The irony of calling himself “the prisoner of Jesus Christ for you nations” is compelling, him being a former leader of the Circumcision and expert of the law of Moses. Little did he know but he was predestinated by God to be the Apostle to the nations. With none of the other Apostles having quite that much to overcome, some might assume Christ chose the last man He should have to reach the uncircumcised nations. Yet Paul was bound to prove Christ had made the perfect choice, being fully dependent on God’s grace to enable him to bring God ultimate glory. Paul also knew better than anyone that “the mystery of Christ”, was initially revealed for the benefit of the “nations”. For Paul understood “the dispensation” or the way God wanted to administer His favor to His people. Concerning the mystery, he also knew it “in other ages was not made known unto the sons of men” but had since been “revealed unto his holy apostles and prophets by the Spirit”, he himself being the one God personally revealed it to (Colossians 1:24-26).
Furthermore, it clearly wasn’t because of keeping traditions or outward observances of the law that “the nations should be fellowheirs, and of the same body, and partakers of his promise in Christ by the gospel”. For Paul “was made a minister, according to the gift of the grace of God given… by the effectual working of his power” toward those who knew little or nothing of those things. In other words, to those whom God intended to receive these blessings, He would dispense them through the love and compassion of Paul as he went about preaching the Gospel of Christ. In order for Paul to be an effective servant of God, he had to be a man who had a heartfelt concern for God’s people.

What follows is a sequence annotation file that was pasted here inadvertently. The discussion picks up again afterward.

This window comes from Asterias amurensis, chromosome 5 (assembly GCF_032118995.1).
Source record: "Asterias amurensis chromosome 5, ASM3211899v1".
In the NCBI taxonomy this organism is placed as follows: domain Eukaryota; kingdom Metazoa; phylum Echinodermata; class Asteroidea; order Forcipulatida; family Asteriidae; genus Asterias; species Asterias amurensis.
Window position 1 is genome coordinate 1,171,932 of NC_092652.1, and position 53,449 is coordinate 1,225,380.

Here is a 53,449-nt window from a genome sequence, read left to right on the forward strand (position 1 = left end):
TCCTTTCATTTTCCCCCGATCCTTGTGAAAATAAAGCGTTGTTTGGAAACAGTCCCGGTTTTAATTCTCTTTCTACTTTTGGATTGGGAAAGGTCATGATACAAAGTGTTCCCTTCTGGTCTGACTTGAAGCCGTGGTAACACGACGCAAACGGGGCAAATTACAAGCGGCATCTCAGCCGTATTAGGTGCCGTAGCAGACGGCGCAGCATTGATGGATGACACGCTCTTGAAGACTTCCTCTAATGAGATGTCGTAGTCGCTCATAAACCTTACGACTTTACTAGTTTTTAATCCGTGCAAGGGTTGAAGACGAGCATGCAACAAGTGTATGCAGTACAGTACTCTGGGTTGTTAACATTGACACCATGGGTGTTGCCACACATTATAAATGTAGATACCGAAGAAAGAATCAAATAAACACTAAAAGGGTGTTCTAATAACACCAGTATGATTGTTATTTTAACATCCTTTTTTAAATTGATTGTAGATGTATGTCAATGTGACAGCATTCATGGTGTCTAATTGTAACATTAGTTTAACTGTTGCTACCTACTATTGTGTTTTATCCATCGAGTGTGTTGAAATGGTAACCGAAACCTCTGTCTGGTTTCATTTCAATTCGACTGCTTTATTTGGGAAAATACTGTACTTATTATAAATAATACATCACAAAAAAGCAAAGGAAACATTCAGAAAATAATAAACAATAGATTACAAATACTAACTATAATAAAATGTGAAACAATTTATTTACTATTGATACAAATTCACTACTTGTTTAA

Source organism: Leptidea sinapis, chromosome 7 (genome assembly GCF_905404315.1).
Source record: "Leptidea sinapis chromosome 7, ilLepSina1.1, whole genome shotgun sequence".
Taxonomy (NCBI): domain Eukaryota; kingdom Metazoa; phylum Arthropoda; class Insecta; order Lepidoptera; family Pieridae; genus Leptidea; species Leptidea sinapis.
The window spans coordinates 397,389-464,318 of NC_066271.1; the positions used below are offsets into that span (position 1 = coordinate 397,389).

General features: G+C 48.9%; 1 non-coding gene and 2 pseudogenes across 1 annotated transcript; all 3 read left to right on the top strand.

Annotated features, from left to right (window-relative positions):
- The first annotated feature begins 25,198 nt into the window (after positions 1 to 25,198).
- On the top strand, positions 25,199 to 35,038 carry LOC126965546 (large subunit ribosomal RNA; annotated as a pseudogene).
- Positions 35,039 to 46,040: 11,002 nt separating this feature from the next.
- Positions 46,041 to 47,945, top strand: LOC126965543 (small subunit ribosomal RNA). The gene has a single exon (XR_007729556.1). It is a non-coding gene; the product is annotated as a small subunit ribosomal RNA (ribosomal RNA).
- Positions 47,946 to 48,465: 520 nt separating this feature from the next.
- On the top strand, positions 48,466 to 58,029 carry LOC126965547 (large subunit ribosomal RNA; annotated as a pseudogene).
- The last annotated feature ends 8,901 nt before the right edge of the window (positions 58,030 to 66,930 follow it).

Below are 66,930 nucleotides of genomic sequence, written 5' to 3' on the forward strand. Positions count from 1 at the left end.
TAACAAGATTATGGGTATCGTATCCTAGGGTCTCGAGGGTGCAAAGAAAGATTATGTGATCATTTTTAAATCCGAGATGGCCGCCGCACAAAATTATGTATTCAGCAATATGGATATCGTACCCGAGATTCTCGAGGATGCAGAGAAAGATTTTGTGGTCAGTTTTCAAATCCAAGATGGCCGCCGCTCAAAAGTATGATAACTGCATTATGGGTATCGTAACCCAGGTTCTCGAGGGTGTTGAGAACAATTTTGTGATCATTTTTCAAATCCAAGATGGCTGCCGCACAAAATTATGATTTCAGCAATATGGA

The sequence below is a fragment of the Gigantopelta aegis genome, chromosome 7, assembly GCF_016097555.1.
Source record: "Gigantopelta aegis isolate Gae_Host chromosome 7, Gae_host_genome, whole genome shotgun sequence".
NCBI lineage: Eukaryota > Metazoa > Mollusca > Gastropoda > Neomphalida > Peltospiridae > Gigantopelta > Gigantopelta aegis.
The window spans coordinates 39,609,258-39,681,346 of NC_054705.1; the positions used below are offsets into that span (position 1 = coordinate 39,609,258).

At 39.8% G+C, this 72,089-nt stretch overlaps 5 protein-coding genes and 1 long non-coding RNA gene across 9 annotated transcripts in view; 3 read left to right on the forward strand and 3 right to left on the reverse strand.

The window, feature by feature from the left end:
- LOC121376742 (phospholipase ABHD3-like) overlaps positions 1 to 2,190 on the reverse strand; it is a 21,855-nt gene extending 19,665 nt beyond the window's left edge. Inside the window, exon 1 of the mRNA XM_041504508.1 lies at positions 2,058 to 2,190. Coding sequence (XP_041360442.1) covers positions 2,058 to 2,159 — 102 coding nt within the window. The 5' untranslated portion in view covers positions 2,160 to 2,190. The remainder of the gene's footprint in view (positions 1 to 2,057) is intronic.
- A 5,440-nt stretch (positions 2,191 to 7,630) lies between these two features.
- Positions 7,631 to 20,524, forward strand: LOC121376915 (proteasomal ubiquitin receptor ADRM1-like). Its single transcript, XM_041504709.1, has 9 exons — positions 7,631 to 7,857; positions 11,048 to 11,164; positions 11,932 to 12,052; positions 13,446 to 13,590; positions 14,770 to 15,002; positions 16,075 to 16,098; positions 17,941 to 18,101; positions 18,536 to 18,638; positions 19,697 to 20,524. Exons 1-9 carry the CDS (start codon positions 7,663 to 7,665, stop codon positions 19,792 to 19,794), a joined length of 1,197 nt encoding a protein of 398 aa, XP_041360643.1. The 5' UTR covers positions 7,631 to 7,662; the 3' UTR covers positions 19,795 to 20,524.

In the midst of so much religion, the greatest thing Paul could do was reveal “the mystery of Christ” to the “the nations” – that they were “fellowheirs” with Jesus “and of the same body” as the genetic Israelites in Judaea. This all traces back to God’s election and predestination of Israelites unto Sonship. Helping our genetic brethren become more acquainted with this great mystery is the best thing we can do for them and it is pleasing to God. For it has everything to do with accepting that we are “partakers of his promise in Christ by the gospel” alone – there’s no other way. Ignorance of this mystery is a huge part of what’s led to our brethren being tossed to and fro by every wind of doctrine even in our day. Therefore, it is essential for us to not be off on the Gospel, since it is the power of God unto salvation to everyone who believes it, regardless of where you are geographically or religiously as an Israelite (Romans 1:16).